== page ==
Posted by Joe Kennedy

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8 thoughts on “Ghost Goals, and Other Ontological Problems

  1. thoughtsport says:

    You used slightly bigger words than us… but I think we’re coming from the same place: http://thoughtsport.wordpress.com/2012/06/20/goal-line-technology-no/

  2. really interesting article, Joe. It’s one I disagree with again, but I think it speaks of our essential difference when it comes to football – I think you see it as a more artistic endeavor springing from particular rules, where for me the artistic side is only rele vant because of the rules, IE, if the rules are broken the game is, or should be, null and void – it’s a view you’ll also find more prevalent among, for example, board game fans. The rules are what defines the game, give it meaning, enable us to decide who is ‘best’, so if the rules are inconsistently applied you have a very flawed game. That’s why I like the idea of video technology – not necessarily in ‘real time’, but I can’t understand why we don’t have proper video review, retrospective punishments and the like – I think rugby union provides a good model here in terms of miked up referees, zero tolerance of disrespect towards the refereee etc. I think the video review would work better post match, with the governing bodies financing review boards to punish teams/referees, but I really think it would help. That way you wouldn’t actually lose the kind of drama you’re talking about either – it will always be part of the game but while I can live with bad/wrong decisions what I can’t stand is the tolerance of how inconsistently the rules are applied, often by the same ref in the same game, Howard Webb’s performance in the World Cup final being a case in point.

    I did love Suarez’ hand-ball though – caught, punished according to the rules, but as you say, a real example of game theory – of the kind the board game geeks often attempt. I was also the only one in the pub supporting Uruguay, not totally sure why because the Ghana-love was genuinely amazing in Brixton but there’s something wonderfully nostalgic about Uruguay doing well – it’s a bit like watching a new Austrian ‘wunderteam’ or seeing Blackpool win the FA cup or something like that. Hard to resist.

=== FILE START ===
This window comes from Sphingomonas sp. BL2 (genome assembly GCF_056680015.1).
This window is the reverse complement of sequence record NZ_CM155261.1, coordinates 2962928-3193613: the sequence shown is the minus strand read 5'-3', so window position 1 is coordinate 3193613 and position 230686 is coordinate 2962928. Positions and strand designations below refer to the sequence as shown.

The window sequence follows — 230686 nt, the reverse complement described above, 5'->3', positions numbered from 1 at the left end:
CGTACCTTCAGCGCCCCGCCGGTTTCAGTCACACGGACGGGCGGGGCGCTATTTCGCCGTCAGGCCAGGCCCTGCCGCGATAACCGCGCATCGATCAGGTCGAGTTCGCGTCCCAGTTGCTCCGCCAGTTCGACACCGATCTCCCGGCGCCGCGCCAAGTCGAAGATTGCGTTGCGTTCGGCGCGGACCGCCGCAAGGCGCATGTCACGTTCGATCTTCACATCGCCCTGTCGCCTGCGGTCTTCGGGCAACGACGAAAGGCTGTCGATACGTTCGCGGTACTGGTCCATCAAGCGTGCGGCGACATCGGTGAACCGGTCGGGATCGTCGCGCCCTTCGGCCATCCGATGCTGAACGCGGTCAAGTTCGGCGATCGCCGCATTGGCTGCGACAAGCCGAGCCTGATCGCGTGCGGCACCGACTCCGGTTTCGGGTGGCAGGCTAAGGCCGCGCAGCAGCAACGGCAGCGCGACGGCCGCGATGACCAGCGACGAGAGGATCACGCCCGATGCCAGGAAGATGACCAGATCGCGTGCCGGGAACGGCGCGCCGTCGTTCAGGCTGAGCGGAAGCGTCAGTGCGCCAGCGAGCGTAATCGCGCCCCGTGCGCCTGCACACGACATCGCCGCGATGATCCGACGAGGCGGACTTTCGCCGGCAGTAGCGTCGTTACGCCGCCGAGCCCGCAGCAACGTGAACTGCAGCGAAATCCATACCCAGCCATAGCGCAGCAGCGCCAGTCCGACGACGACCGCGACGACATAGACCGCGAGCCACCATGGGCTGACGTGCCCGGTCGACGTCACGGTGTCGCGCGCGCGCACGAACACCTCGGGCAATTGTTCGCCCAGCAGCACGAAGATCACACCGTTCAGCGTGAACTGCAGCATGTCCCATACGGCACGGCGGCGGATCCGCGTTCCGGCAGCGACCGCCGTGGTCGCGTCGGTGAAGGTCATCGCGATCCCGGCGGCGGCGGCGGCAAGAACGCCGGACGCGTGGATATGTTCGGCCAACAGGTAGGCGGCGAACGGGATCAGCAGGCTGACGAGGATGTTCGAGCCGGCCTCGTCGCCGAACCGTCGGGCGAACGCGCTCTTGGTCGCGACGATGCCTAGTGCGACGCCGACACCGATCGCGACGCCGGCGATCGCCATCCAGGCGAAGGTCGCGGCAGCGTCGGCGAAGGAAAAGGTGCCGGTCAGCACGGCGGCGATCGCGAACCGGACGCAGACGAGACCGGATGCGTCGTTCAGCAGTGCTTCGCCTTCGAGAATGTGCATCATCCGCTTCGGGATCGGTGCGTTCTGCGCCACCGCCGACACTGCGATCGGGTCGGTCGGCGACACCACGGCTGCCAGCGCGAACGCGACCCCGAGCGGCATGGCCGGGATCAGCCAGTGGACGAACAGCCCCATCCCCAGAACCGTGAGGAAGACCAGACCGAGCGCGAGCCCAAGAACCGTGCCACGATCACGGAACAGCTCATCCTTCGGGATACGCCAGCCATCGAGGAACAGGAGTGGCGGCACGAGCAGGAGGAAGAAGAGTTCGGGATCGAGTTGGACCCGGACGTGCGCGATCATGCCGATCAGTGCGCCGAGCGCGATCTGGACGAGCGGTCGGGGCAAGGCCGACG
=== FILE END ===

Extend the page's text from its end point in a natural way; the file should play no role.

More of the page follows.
All that said you are right that there is more to football than the rule-book, for sure, it’s just for my part the rules are of fundamental importance in creating that ‘something more’, and the inconsistent application of them is something that actually turns me away from it.

    • Hey Seb – thanks for such a comprehensive response which, were you not festival-bound, would make a fantastic post in its own right. After writing that I spent a fair bit of time thinking about why you couldn’t apply a similar argument to, say, chess, but couldn’t come up with anything more philosophically-sound than that the embodied situation board gamers are in somehow means that the rules are more than enough, and that truly great play on the board relies on a complex understanding of legal moves. Because it’s an ‘action’ game, football – like rugby or tennis – has an odd paralegal space, where things are physically possible but ‘textually’ forbidden. I think these moves are a crucial part of the poetics of the game, in that they denote an extension of the spontaneity we link with improvisation (cf Danny Welbeck’s goal on Friday). There’s a caveat, obviously, when it comes to illegal moves which are physically dangerous – I couldn’t applaud Keane’s foul on Haaland in the same way i could Suarez’s handball.

      In short, it’s a really complex one. I did write this with you in mind, to be honest – hoping that we can start another theme/ narrative as we go into the knockouts…

  3. Good distinction Joe, I’m more or less literally on my way out but you’re right – this is worth elaborating on when I get back.

  4. […] of football’s great paradoxes, as we’ve argued in the past, is that its Real – what can’t be dealt with fully by the rules and reminds us that the match, […]

  5. […] bildungsroman, an illustration of the essential insufficiency that haunts every rulebook, a textbook example of footballing jouissance – but at the time its meaning was quite clear and univocal. Had Australia not shipped four […]

  6. […] of this World Cup; goal-line technology. (For what it’s worth, I’m opposed – largely because shots that hit the underside of the crossbar and bounce down should automatically stand on aesthetic…). Early coverage has been dominated by a rush of pundits and commentators desperate to give […]